Cervical Cancer: Uninsured Are Diagnosed Later
Lack of Insurance Linked to Late-Stage Diagnosis
WebMD News Archive
No Insurance, Less Screening continued...
American Cancer Society epidemiologist Stacey Fedewa, MPH, says it is common for screening to decline or stop altogether when women approach the age of menopause.
ACS recommends that:
- All women begin cervical cancer screening by the age of 21, and that women between the ages of 21 and 29 have a Pap test every three years.
- Women between the ages of 30 and 65 have a Pap test and a human papillomavirus (HPV) test every five years or a Pap test alone every three years.
- Women over the age of 65 who have had regular screenings should not continue screening unless they have had abnormal results indicative of an increased risk for the cancer.
'Pap Screening Saves Lives'
NYU School of Medicine Director of Gynecologic Oncology John Curtin, MD, says older women who did not have regular Pap tests when they were younger should be screened but often aren't.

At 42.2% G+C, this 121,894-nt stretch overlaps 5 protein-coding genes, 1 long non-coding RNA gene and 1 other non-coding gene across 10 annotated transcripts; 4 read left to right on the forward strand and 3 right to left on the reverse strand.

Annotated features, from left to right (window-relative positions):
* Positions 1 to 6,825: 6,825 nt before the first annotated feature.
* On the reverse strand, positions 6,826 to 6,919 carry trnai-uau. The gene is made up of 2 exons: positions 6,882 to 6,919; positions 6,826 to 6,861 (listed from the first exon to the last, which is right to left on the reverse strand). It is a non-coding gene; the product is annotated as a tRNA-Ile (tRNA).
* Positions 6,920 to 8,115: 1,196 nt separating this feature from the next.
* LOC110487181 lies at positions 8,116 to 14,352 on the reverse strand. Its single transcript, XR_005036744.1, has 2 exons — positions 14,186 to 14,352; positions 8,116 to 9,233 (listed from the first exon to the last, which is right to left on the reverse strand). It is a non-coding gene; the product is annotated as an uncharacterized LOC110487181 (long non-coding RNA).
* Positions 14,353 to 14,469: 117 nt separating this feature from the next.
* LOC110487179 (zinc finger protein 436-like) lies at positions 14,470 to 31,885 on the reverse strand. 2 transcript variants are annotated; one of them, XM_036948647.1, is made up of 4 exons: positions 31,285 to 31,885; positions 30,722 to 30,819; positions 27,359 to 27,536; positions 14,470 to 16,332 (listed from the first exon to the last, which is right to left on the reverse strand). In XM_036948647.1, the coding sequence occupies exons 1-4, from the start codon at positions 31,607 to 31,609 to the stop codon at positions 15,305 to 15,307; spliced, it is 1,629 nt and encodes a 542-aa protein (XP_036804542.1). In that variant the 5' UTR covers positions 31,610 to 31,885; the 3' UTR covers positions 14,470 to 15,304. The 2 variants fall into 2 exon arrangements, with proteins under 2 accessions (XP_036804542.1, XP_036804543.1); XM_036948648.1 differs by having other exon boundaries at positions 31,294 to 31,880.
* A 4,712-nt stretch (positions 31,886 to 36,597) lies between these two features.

Curtin is a past president of the Society of Gynecologic Oncology.
"For these women, the guidelines that say you can stop screening at 65 do not apply," he tells WebMD.
Fedewa tells WebMD that the larger risk for late-stage diagnosis in uninsured women is probably due to the fact that these women aren't being screened at all.
When they do get screened, uninsured and underinsured women also have higher rates of abnormal screening results and lower rates of abnormal screening follow-up than women with insurance.
Curtin adds that it remains unclear if the health care reforms upheld by the Supreme Court last month will increase screening rates among lower-income women.
What is clear, he says, is that cervical cancer could be eliminated in the U.S. if all eligible women were screened and got the follow-up care they needed.
"Many decades after its arrival, the Pap smear remains a great public health tool that saves lives," he says.